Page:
American Heritage® Dictionary of the English Language, Fourth Edition
- v. Slang To cheat; swindle: "The Swiss have special laws for people who diddle hotels” ( John le Carré).
- v. To jerk up and down or back and forth.
- v. Vulgar Slang To have intercourse with (a woman).
- v. Vulgar Slang To practice masturbation upon.
- v. To shake rapidly; jiggle.
- v. Slang To play experimentally; toy: The children diddled with the knobs on the television all afternoon.
- v. Slang To waste time: diddled around all morning.
Century Dictionary and Cyclopedia
- To toddle, as a child in walking; move rapidly up and down, or backward and forward; jog; shake.
- To cheat; overreach by deception; swindle.
- n. music In percussion, two consecutive notes played by the same hand (either RR or LL), similar to the drag, except that by convention diddles are played the same speed as the context in which they are placed
- n. slang, childish The penis.
- v. transitive to cheat; to swindle
- v. transitive to have sex with
- v. transitive to masturbate (especially of women)
- v. transitive to waste time
GNU Webster's 1913
- v. obsolete To totter, as a child in walking.
- v. colloq. To cheat or overreach.
- v. deprive of by deceit
- v. manipulate manually or in one's mind or imagination
- From dialectal duddle, "to trick" (16th century), "to totter" (17th century); perhaps influenced by the name (which itself was probably chosen as an allusion to duddle) of the swindling character Jeremy Diddler in Kenney's Raising the Wind (1803). Meaning "to have sex with" is from the 19th century, "to masturbate" is 1950's. (Wiktionary)
- Perhaps akin to Old English dydrian, to deceive, or from variant of dialectal doodle, fool, simpleton; akin to Low German dudeldopp.Probably alteration of dialectal didder, to quiver, tremble, from Middle English dideren, variant of daderen, doderen, perhaps from Low German. (American Heritage® Dictionary of the English Language, Fourth Edition)
“Thirteen years ago, as he was retiring from the Senate, Wyoming sage Alan Simpson told reporters he was weary of the blinders worn by members of both parties, ashamed to sit in meetings where Topics A, B and C were how to "diddle" a political rival.”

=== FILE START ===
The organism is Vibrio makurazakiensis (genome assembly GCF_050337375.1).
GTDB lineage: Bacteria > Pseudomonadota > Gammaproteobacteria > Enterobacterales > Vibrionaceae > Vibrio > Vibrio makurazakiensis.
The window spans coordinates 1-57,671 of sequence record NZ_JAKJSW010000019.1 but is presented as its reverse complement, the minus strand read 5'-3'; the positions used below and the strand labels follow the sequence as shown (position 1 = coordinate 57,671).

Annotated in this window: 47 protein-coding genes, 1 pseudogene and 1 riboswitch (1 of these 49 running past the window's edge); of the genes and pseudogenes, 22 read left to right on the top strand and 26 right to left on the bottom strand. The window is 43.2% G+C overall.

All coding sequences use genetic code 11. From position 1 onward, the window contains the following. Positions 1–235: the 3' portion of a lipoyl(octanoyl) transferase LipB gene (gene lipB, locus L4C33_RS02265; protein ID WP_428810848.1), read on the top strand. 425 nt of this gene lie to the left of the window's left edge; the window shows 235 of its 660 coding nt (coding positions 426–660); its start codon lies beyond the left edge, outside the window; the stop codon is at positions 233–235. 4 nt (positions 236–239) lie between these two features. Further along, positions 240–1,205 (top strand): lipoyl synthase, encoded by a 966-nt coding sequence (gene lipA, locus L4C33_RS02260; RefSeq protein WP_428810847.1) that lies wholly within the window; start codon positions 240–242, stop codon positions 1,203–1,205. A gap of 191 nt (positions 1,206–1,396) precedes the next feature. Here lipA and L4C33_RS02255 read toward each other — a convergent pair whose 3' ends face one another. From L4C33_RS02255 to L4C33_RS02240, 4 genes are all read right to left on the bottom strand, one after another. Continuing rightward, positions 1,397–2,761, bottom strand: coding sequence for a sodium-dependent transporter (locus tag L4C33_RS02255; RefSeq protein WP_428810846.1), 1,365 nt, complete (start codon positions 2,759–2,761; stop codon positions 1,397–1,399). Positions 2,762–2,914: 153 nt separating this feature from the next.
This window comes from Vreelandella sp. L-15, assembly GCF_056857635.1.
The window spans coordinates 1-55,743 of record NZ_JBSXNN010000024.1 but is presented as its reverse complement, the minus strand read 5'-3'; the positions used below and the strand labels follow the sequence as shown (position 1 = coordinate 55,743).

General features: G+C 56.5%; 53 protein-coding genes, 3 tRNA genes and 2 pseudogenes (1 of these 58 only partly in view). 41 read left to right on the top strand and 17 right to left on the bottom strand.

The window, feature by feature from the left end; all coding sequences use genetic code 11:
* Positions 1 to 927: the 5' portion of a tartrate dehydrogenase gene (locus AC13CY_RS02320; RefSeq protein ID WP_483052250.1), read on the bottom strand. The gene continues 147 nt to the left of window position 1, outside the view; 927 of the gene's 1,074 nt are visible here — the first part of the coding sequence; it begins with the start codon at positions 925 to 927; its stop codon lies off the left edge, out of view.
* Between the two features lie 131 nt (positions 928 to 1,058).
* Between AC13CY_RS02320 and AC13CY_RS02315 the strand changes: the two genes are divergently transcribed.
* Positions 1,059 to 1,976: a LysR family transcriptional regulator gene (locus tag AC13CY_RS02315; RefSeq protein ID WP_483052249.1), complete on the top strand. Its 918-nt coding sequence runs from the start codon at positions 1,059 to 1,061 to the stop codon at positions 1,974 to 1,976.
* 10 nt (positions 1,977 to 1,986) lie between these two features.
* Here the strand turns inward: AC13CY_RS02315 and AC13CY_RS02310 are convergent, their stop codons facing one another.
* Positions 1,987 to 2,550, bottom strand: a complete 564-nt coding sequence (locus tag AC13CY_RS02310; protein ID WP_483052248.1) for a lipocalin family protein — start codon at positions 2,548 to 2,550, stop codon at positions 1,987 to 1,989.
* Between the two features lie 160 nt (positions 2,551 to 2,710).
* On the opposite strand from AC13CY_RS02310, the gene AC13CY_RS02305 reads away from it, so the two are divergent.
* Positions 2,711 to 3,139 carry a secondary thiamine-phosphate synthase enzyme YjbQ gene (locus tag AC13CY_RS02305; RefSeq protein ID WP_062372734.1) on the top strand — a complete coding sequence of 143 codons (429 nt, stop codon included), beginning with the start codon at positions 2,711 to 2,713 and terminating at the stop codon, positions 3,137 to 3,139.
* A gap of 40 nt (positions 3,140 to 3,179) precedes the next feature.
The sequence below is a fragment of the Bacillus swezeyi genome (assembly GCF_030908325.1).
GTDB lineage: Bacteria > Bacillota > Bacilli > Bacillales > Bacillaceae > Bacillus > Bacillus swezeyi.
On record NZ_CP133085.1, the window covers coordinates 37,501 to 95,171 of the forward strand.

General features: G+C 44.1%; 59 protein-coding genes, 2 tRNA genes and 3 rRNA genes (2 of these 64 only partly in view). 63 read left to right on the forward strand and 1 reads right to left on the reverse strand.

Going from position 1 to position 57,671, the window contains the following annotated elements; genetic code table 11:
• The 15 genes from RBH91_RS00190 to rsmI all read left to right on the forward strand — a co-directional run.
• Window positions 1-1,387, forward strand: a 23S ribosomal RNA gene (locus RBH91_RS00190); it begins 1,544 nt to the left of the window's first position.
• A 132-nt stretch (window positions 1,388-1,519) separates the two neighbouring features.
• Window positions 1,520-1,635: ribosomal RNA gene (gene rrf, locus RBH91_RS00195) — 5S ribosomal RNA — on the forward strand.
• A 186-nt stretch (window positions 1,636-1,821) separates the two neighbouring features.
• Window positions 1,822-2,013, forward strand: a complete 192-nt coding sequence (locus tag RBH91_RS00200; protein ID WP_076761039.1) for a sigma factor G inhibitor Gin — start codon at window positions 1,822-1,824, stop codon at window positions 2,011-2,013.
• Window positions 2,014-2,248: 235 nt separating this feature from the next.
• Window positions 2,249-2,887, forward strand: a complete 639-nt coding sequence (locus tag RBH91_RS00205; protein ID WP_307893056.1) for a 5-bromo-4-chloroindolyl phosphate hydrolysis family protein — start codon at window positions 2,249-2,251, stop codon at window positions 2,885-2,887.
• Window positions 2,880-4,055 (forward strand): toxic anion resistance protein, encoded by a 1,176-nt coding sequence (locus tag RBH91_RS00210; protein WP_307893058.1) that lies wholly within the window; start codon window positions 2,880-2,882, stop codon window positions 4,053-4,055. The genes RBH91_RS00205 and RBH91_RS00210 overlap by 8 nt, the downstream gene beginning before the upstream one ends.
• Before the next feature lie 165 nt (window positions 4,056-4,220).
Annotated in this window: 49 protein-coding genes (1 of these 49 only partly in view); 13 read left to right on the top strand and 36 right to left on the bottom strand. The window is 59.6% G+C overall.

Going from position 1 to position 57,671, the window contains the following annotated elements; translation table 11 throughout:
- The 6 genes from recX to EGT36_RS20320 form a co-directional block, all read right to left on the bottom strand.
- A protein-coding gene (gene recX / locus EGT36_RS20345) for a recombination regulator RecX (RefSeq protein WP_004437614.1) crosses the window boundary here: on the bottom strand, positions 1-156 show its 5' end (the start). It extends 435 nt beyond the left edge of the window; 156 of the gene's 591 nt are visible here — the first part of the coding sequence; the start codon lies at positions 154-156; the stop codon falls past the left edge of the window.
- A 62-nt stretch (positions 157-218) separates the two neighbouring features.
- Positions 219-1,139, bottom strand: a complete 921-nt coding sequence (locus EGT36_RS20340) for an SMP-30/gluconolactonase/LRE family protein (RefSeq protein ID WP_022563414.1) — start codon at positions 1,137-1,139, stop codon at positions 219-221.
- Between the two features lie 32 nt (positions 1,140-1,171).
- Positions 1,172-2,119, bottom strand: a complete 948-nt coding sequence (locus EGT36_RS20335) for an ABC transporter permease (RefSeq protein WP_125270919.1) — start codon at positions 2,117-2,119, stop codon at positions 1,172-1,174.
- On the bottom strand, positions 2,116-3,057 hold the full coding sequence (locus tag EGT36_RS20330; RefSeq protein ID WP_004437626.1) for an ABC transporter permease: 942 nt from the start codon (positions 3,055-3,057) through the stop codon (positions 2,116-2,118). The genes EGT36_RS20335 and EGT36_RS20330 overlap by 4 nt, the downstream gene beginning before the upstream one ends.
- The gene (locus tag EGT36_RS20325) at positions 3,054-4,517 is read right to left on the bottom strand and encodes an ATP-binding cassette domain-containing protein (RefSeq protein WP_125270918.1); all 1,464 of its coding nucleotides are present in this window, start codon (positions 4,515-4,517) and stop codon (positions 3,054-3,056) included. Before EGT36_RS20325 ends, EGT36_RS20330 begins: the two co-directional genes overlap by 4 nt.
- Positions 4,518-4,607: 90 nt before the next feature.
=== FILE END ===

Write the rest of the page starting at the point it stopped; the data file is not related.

“Politicians who "diddle" with the plumbing that allows them to stay in office have no real respect for the institution or those who unwittingly support them.”
“They did not know what enterprise he was about to join in; but they heard that I had some share in it, and they did not scruple to hint that I might be an adventurer, who would 'diddle' him out of his money.”
“When you "diddle" with the handgun, it WILL go off, plain and simple.”
“In addition, several of the reviewers felt that the word 'diddle' was inappropriate, and should have been replaced by the more scientifically correct, 'Hey fornicate fornicate. ”
“I haven't met the shooter yet who can diddle with that selector when the rooster flushes.”
“This artsy party will also play host to a diddle on the decks from Stopmakingme as well as a visit from techno type Matias Aguayo's live project Coméme, plus a show from synth-soul duo Hundred In The Hands, who'll be stopping by as part of their European tour.”
“Hey Monday Homecoming Autographed 8×10 Photo hey diddle, diddle ceramic photo frame”
“You chump you went to diddle your girlfriend, what MAN wouldn't.”
“When you are dying a $500 DVD player wont do diddle for you.”
These user-created lists contain the word ‘diddle’.
A list of words that are odd or words that I have looked up.
all those wonderful Britsy words that end with a double consonant followed by 'le'
“A verb which denotes the frequent occurrence or repetition of an action, as . . . waggle from wag.” — Century Dictionary and Cyclopedia.
Other examples include bobble (bob), bustle (b...
The new favourite words of people on Twitter.
A script searches Twitter for "X is my new favorite word" and adds it to this list.
unfathomably, glice, cuh, fab, ciggaty, doll, thuggin, oxymoronic, pineapple, succubutt, griming, cheeky and 2369 more...
... as in "by James Joyce"
Off the straight and narrow; less than straight arrow.
Words and phrases from Dick's novel
words I've learned and liked this summer (2012)
Often these words have the same amount of syllables as strokes, so for instance saying, 'triplet-triplet-dragadiddle-flam', is roughly played as it is pronounced. *see comments for triplet.
double consonant -le verbs
Looking for tweets for diddle.